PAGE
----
Top 5 Wednesday: Series Whose Middle Book is Best


Hosted by ThoughtsOnTomes

Guys, last week something monumental happened… I skipped my first Top 5 Wednesday since becoming a blogger. I just didn’t have any good answers for last week’s topic. But this week seems plenty doable. Today’s topic is series in which the second book is the best. This kind of constrains a person to trilogies, but I’ve actually got enough to discuss without cheating. And so, let’s talk about the series that are not little in the middle because the middle’s got much back… or something. I don’t know. You try to be clever every week.

  1. The Grisha Trilogy by Leigh Bardugo: I have always maintained that Siege & Storm was the best book in this series. It gets right to the good stuff and has a great ending. Plus, there’s lots of Nikolai Lantsov, my actual child. It has the best plot and Alina has the most character development in this book. Improbable (though not impossible!) as it may be, this second book of the trilogy is the highlight of this series.
  2. The Winner’s Trilogy by Marie Rutkoski: The second book in this series is, by far, the best. The political intrigue is at its peak and Kestrel and Arin are at their most angst-ridden. It’s the book that cemented the Kovu and Kiara from The Lion King 2 parallels (think about it, they’re the same couple). It’s more well-written than the first book and the Harrani have been freed from slavery (thus taking care of that master/slave dynamic discourse… even though Arin got sent there on purpose to take down the Valorian general and thus was in control the entire time but whatever). And it’s before the third book swoops in with the much-despised memory loss trope. Plus, I mean, it has the iconic line, “Marry him, but be mine in secret,” which could only be romantic in the context of this novel. The Winner’s Crime is hands down the best book in this criminally underrated series.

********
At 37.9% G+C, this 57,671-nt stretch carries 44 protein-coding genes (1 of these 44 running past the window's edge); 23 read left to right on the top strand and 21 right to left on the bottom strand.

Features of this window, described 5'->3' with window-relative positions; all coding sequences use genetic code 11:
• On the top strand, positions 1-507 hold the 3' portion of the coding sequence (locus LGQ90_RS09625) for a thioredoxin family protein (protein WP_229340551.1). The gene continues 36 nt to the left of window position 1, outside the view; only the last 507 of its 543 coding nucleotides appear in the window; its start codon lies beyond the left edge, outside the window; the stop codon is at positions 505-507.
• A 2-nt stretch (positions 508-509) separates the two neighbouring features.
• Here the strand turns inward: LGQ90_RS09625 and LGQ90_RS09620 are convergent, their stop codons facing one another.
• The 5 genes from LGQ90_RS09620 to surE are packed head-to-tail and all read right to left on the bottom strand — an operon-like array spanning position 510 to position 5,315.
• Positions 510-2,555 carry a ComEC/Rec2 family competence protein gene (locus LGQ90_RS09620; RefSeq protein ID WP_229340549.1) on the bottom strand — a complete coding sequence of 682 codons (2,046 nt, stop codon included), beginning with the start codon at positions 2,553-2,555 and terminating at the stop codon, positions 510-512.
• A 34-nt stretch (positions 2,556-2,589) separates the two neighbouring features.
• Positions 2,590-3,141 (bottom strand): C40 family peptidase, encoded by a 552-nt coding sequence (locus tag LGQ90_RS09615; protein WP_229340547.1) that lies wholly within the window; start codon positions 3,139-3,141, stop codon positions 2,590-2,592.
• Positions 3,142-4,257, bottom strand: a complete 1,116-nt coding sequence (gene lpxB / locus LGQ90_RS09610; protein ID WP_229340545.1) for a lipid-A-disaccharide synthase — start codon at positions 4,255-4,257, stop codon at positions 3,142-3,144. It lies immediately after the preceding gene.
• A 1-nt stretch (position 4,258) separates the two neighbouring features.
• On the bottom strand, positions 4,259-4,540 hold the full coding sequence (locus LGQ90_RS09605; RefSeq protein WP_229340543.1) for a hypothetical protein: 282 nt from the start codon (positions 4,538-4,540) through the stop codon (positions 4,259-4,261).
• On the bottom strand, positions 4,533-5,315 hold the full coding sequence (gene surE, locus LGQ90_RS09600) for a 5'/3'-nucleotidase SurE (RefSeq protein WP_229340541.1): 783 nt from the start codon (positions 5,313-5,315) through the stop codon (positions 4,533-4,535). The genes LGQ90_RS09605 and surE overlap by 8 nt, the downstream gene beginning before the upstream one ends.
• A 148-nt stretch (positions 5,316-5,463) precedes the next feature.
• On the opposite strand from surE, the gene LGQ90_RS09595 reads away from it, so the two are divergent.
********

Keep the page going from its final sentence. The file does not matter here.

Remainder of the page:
3. The Mara Dyer Trilogy by Michelle Hodkin: The middle book in this series, The Evolution of Mara Dyer, is the height of Mara and Noah’s swooniness. It also has the best action, not going too far, but still progressing in a dark direction. While I don’t hate the final book, I’ll admit it does interfere with my suspension of disbelief. This book does not. Everything about it makes sense for this world. Plus, there’s none of that high school BS from the first book. It’s a happy medium that sent me to ruins.
  4. The Infernal Devices by Cassandra Clare: For some reason, Clockwork Prince has always been my favorite each time I’ve read the series. Perhaps it’s because it’s not as introductory as Clockwork Angel and not as painful as Clockwork Princess. Maybe it’s the fact that there’s just the right amount of humor and silliness to counteract the more serious aspects. Possibly it’s the demon pox jokes. Or the Herongraystairs action and romantic tension. Or the Jessa proposal scene. Or Will finally finding out he’s not cursed. Or that scene where Magnus kisses Will while he’s asleep to make Camille jealous and then tells Will he didn’t kiss him and Will just shrugs and assumes he dreamed it. Maybe it’s any number of things. All I know for sure is that this one is my favorite and each reread I eagerly anticipate it like clockwork.
  5. The A Court of Thorns and Roses series by Sarah J. Maas: Series? Isn’t A Court of Mist and Fury a standalone? Okay, I can’t help it. This series is my guilty pleasure and the second book really just takes the cake. The character development is great, as is the slow build-up of Feyre and Rhys’ relationship. I love how Feyre really comes into her own this book and how well this book deals with PTSD. It’s got fun adventures with the Inner Circle and iconic scenes, like the infamous Court of Nightmares scene. Even though Maas fills me with a fury like no other with her lack of diversity and wasted potential, this book is one I’ve never been able to stop thinking about.

What are some series you think reach their peak in the middle? Let me know in the comments!

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